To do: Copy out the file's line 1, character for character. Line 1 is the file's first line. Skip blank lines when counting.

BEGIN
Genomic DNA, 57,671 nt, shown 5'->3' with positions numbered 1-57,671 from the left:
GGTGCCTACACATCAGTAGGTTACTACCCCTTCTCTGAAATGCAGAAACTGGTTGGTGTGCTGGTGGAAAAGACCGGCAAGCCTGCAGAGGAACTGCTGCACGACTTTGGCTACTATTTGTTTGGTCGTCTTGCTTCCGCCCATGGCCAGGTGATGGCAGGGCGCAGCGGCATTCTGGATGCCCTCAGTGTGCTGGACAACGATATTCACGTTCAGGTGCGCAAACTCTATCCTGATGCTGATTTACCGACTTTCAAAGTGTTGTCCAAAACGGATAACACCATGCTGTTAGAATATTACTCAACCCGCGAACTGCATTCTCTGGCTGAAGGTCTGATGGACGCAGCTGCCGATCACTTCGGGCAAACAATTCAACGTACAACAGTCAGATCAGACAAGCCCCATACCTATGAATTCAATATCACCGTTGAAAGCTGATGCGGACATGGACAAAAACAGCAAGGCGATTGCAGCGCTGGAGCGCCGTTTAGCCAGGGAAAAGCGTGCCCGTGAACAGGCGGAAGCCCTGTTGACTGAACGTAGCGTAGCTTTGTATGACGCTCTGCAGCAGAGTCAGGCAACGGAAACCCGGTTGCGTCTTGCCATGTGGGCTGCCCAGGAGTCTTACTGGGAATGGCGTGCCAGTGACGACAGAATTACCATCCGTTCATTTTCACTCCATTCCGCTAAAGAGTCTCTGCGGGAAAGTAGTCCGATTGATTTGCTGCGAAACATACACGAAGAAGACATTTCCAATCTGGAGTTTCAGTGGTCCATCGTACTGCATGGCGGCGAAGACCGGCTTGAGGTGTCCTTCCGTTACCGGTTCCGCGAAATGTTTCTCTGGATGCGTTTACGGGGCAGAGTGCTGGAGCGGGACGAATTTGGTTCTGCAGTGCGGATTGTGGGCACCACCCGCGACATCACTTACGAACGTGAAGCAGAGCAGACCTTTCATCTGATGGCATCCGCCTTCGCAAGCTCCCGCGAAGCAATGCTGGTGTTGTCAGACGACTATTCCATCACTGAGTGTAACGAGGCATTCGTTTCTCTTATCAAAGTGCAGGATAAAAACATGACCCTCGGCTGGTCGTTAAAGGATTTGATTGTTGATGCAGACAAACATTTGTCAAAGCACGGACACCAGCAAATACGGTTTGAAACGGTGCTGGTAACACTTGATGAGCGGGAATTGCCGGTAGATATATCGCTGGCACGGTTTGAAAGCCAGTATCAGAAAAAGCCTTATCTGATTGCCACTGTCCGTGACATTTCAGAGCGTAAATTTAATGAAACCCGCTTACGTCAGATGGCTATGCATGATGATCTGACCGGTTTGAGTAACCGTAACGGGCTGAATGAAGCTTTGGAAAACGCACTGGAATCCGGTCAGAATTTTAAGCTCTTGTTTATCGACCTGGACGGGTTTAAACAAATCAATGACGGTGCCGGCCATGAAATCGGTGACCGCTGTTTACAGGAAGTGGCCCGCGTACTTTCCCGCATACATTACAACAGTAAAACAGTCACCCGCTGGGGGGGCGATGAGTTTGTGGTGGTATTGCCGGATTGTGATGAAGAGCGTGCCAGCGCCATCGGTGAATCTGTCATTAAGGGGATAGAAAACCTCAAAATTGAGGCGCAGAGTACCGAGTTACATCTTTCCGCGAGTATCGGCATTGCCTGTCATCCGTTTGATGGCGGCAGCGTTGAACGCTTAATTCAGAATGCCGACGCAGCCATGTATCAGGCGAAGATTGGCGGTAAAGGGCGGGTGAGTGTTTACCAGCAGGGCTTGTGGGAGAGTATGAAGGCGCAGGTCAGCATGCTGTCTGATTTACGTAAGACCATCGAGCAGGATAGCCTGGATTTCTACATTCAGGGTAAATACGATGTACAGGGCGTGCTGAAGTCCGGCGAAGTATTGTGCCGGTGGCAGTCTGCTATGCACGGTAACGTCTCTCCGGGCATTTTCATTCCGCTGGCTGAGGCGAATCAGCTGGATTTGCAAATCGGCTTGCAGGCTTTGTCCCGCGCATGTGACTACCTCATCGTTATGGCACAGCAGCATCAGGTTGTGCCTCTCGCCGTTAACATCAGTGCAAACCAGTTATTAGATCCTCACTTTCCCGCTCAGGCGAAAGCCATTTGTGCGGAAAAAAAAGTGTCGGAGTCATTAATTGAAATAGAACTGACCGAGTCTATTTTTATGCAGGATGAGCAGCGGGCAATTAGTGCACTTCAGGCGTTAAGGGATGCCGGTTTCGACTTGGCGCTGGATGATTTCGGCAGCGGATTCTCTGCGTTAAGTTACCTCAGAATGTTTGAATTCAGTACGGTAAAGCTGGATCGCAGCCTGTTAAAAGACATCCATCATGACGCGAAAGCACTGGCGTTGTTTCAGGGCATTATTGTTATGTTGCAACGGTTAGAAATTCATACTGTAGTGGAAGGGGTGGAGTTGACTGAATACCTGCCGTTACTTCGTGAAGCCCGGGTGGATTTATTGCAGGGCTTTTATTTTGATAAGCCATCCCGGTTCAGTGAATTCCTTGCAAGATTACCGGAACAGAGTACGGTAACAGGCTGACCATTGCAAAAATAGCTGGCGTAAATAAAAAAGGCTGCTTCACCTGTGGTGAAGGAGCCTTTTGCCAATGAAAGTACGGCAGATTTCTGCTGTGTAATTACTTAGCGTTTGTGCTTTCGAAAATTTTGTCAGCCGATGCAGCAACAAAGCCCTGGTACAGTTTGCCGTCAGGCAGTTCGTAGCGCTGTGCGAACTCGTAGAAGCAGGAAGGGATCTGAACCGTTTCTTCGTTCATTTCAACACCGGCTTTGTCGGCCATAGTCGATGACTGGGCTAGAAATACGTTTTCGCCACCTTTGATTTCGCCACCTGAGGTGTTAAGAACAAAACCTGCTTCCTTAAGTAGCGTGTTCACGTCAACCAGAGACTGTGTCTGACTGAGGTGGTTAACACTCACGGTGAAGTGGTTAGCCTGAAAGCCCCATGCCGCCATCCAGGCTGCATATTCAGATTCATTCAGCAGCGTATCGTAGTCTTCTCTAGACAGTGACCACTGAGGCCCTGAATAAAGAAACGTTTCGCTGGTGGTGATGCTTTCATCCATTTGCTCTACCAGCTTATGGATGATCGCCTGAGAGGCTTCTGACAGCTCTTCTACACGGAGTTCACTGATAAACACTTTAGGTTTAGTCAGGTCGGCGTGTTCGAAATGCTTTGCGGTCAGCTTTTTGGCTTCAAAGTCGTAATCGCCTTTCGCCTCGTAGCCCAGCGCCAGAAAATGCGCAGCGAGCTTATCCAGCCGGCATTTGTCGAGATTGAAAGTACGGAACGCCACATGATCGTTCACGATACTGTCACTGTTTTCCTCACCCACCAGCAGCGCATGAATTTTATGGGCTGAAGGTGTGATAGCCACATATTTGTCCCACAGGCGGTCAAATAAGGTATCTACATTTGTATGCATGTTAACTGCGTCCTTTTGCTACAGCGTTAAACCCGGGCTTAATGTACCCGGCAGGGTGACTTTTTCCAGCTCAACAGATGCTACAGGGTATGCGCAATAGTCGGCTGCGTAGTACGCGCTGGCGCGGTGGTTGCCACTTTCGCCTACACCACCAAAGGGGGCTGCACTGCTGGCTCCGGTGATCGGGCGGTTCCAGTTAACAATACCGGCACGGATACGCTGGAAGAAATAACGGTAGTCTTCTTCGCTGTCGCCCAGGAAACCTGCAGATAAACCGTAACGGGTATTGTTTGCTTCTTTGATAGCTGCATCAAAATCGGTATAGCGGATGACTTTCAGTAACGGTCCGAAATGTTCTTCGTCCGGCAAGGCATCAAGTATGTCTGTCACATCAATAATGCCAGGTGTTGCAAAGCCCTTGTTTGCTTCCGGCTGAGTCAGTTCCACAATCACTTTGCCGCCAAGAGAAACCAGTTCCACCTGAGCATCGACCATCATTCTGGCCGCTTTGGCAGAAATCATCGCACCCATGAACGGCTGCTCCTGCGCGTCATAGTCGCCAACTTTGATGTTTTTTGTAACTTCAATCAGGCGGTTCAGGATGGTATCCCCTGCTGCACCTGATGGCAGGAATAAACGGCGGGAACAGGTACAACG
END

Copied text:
Genomic DNA, 57,671 nt, shown 5'->3' with positions numbered 1-57,671 from the left: